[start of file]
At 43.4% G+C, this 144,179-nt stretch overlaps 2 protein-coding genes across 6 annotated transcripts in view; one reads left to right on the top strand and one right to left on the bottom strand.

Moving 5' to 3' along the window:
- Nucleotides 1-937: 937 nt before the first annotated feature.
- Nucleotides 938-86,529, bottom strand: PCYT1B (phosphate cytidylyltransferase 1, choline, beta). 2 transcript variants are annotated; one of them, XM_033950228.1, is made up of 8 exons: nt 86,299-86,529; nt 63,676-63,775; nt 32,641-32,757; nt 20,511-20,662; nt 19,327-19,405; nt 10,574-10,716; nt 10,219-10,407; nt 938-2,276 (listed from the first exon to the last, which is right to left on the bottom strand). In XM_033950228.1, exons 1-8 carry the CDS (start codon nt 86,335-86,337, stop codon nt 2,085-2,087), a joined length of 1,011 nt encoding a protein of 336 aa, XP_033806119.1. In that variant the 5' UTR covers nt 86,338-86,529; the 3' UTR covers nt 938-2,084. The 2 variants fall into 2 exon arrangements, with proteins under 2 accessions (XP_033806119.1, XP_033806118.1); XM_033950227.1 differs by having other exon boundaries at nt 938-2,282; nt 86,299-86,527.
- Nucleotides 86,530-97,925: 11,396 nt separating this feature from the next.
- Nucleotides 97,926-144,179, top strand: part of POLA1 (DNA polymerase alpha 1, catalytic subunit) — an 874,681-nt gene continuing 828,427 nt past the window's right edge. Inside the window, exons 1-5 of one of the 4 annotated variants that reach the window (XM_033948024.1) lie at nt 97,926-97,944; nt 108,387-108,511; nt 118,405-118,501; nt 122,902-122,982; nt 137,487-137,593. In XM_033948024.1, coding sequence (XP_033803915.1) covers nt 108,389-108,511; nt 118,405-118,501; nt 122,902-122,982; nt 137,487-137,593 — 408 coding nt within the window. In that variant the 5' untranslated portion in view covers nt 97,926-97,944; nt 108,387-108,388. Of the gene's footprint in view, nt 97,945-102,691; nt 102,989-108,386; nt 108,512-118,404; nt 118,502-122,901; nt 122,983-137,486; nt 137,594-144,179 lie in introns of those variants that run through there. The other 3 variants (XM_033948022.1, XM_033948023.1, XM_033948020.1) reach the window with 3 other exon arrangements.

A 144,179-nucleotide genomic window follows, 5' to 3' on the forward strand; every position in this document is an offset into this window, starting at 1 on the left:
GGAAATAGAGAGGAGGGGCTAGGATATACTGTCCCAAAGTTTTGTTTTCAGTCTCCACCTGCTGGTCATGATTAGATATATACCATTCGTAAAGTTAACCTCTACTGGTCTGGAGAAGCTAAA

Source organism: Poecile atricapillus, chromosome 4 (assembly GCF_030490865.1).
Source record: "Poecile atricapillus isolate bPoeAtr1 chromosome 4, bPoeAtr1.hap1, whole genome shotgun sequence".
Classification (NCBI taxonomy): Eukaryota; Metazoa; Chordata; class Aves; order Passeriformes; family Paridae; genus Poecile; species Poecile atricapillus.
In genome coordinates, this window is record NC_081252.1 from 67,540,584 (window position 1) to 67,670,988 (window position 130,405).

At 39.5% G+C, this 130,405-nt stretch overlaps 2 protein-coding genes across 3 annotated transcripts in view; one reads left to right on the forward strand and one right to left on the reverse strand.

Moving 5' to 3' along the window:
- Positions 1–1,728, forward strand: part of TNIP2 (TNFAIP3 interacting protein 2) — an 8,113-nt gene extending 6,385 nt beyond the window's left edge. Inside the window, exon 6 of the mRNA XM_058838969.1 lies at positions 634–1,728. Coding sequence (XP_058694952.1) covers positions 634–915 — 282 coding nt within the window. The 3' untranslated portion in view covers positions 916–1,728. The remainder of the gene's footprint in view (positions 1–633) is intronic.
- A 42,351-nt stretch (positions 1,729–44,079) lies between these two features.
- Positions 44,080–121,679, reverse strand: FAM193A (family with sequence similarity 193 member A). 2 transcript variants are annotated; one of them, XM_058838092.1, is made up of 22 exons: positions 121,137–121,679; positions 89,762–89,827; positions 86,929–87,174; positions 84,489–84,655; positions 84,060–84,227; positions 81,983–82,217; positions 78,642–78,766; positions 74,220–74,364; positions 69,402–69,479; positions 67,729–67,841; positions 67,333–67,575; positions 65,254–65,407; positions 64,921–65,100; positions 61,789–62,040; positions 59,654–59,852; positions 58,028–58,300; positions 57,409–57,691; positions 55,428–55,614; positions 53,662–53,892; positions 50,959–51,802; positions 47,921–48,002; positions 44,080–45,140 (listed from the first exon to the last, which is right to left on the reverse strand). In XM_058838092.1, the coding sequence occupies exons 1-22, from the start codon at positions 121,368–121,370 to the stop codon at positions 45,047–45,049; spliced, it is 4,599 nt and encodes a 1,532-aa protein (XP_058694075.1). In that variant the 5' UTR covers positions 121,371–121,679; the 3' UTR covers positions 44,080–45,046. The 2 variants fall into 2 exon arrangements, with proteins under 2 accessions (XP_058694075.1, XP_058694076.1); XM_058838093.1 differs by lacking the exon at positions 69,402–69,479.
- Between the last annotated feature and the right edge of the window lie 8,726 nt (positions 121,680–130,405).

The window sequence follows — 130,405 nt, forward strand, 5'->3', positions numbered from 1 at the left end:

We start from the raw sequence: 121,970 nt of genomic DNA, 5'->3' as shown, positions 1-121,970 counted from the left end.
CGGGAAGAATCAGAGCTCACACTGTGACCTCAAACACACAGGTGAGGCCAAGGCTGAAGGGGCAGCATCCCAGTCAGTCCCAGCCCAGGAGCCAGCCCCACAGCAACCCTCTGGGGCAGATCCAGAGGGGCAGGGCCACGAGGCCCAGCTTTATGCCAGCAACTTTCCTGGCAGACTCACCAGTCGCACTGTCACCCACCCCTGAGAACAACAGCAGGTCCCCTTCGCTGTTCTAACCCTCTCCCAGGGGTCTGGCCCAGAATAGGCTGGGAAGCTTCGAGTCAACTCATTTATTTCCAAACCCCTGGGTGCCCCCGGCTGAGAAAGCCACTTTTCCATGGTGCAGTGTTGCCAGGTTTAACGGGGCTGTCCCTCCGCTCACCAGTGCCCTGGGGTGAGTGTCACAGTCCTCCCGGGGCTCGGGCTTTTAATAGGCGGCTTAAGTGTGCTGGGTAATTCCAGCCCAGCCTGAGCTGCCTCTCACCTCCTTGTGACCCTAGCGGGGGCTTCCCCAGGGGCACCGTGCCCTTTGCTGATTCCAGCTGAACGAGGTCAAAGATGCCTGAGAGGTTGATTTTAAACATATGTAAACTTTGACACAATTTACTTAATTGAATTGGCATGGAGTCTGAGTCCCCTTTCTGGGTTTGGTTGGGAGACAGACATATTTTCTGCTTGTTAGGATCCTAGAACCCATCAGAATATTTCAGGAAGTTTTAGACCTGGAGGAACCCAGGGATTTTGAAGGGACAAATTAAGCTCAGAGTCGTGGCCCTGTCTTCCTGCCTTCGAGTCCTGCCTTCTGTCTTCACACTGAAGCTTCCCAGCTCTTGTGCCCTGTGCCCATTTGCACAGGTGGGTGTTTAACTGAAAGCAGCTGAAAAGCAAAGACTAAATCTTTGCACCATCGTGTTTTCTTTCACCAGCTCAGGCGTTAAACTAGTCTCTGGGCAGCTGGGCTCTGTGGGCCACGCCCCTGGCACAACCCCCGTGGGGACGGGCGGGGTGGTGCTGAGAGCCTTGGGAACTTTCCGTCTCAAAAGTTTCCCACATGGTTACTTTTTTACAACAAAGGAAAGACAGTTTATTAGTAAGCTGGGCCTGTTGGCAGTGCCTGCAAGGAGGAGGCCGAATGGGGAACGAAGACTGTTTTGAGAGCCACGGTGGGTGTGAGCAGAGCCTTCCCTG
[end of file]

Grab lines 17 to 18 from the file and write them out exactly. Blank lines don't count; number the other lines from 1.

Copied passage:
- Positions 44,080–121,679, reverse strand: FAM193A (family with sequence similarity 193 member A). 2 transcript variants are annotated; one of them, XM_058838092.1, is made up of 22 exons: positions 121,137–121,679; positions 89,762–89,827; positions 86,929–87,174; positions 84,489–84,655; positions 84,060–84,227; positions 81,983–82,217; positions 78,642–78,766; positions 74,220–74,364; positions 69,402–69,479; positions 67,729–67,841; positions 67,333–67,575; positions 65,254–65,407; positions 64,921–65,100; positions 61,789–62,040; positions 59,654–59,852; positions 58,028–58,300; positions 57,409–57,691; positions 55,428–55,614; positions 53,662–53,892; positions 50,959–51,802; positions 47,921–48,002; positions 44,080–45,140 (listed from the first exon to the last, which is right to left on the reverse strand). In XM_058838092.1, the coding sequence occupies exons 1-22, from the start codon at positions 121,368–121,370 to the stop codon at positions 45,047–45,049; spliced, it is 4,599 nt and encodes a 1,532-aa protein (XP_058694075.1). In that variant the 5' UTR covers positions 121,371–121,679; the 3' UTR covers positions 44,080–45,046. The 2 variants fall into 2 exon arrangements, with proteins under 2 accessions (XP_058694075.1, XP_058694076.1); XM_058838093.1 differs by lacking the exon at positions 69,402–69,479.
- Between the last annotated feature and the right edge of the window lie 8,726 nt (positions 121,680–130,405).